• can enter a range of CVET options and
  • can directly enter the labour market.
Destination of graduates

Information not available

Awards through validation of prior learning

Y

General education subjects

Y

Key competences

Y

Key competences play a crucial role in all school types of the VET sector in Austria. ([126]See Tritscher-Archan, S.; Petanovitsch, A. (2016). Key competences in vocational education and training – Austria. Cedefop ReferNet thematic perspectives series.
https://cumulus.cedefop.europa.eu/files/vetelib/2016/ReferNet_AT_KC.pdf
)

Application of learning outcomes approach

Y

With the development of the National Qualifications Framework learning outcomes have been made more explicit in the curricula of all schools in the VET sector.

Share of learners in this programme type compared with the total number of VET learners

Information not available

Master craftsperson et al.

programmes

and qualifications

ISCED 554

Master craftsperson et al. programmes and qualifications offered at ISCED level 554. There are various programmes subsumed under this category: master craftsperson programme (Meisterschule); industrial master programme (Werkmeisterschule, WMS); building craftsperson programme (Bauhandwerkerschule).
EQF level
EQF: 6 (master craftsperson qualification); the other qualification in this VET programme category are not yet classified
ISCED-P 2011 level

554

Usual entry grade

12

Usual completion grade

13 to 14

Usual entry age

18

Usual completion age

19 to 20

Length of a programme (years)

From 1 to 2 years

Duration varies among the different specific programmes:

  • master craftsperson programmes: 1 to 2 years
  • industrial master programme: mostly 2 years
  • building craftsperson programme: mostly 2 years
  
Is it part of compulsory education and training?

N

Is it part of formal education and training system?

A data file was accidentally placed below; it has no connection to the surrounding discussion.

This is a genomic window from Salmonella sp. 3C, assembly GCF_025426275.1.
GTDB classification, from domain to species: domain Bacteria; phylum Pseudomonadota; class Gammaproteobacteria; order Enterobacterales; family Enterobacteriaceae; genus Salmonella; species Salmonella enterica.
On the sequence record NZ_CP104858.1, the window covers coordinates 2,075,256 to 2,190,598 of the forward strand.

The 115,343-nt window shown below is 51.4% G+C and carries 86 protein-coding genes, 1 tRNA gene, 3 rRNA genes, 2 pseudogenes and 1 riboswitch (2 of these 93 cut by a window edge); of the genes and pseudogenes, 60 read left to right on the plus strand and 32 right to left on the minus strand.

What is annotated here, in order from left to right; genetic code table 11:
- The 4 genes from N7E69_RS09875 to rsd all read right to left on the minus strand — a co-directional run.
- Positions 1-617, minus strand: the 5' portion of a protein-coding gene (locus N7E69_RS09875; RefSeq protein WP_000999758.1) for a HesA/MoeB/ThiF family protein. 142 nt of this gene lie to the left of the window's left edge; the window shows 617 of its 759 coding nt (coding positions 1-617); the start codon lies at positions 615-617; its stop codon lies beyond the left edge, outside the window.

Y

Is it initial VET?

N

Is it continuing VET?

Y

Is it offered free of charge?

N

Is it available for adults?

Y

ECVET or other credits

Not applicable

Learning forms (e.g. dual, part-time, distance)
  • special tuition in theory and practice
  • instruction by experts from the specific professions/fields
  • some programmes are full-time, some are part-time
Main providers
  • CET providers of the social partners (e.g. WIFI, bfi)
  • public schools (offering also school-based VET programmes at upper secondary level)
Share of work-based learning provided by schools and companies

60%

Work-based learning type (workshops at schools, in-company training / apprenticeships)
  • learning in workshops and labs
  • focus on learning from real-work situations
Main target groups

These programmes target adults with relevant IVET qualifications plus professional practise and the intention of acquiring intrapreneurship and entrepreneurship competences.

Entry requirements for learners (qualification/education level, age)
  • minimum age of 18 years
  • successful completion of an initial VET path at upper secondary level
Assessment of learning outcomes
  • in industrial and building craftsperson programmes: final examination
  • graduates of master craftsperson programmes can sit the master craftsperson examination offered by Master Craftsperson Authorities
Diplomas/certificates provided

Final certificate (Abschlusszeugnis)

The qualifications are fully recognised by VET and labour authorities and highly appreciated by labour market and economy.

Examples of qualifications
  • industrial master
  • building craftsperson
Progression opportunities for learners after graduation

Graduates can

  • directly enter the labour market (asset for improving in-company career options or changing companies);
  • set up one’s own company or take over a business;
  • can enter a range of CVET options;
  • on certain conditions can obtain access to a bachelor degree programmes at a University of Applied Science;
  • have access to the Berufsreifeprüfung (BRP) which grants access to higher education institutions.
Destination of graduates

Information not available

Awards through validation of prior learning

N

General education subjects

N

Key competences

Y

Key competences play a crucial role in all school types of the VET sector in Austria ([127]See Tritscher-Archan, S.; Petanovitsch, A. (2016). Key competences in vocational education and training – Austria. Cedefop ReferNet thematic perspectives series.
https://cumulus.cedefop.europa.eu/files/vetelib/2016/ReferNet_AT_KC.pdf
).

Application of learning outcomes approach

Y

With the development of the National Qualifications Framework learning outcomes have been made more explicit in the curricula of all schools in the VET sector.

Share of learners in this programme type compared with the total number of VET learners

Information not available

Bachelor programmes

(FH)

3-4 years

ISCED 665

Bachelor programmes at Universities of Applied Sciences (Fachhochschulen, FH) leading to EQF level 6, ISCED 665
EQF level
6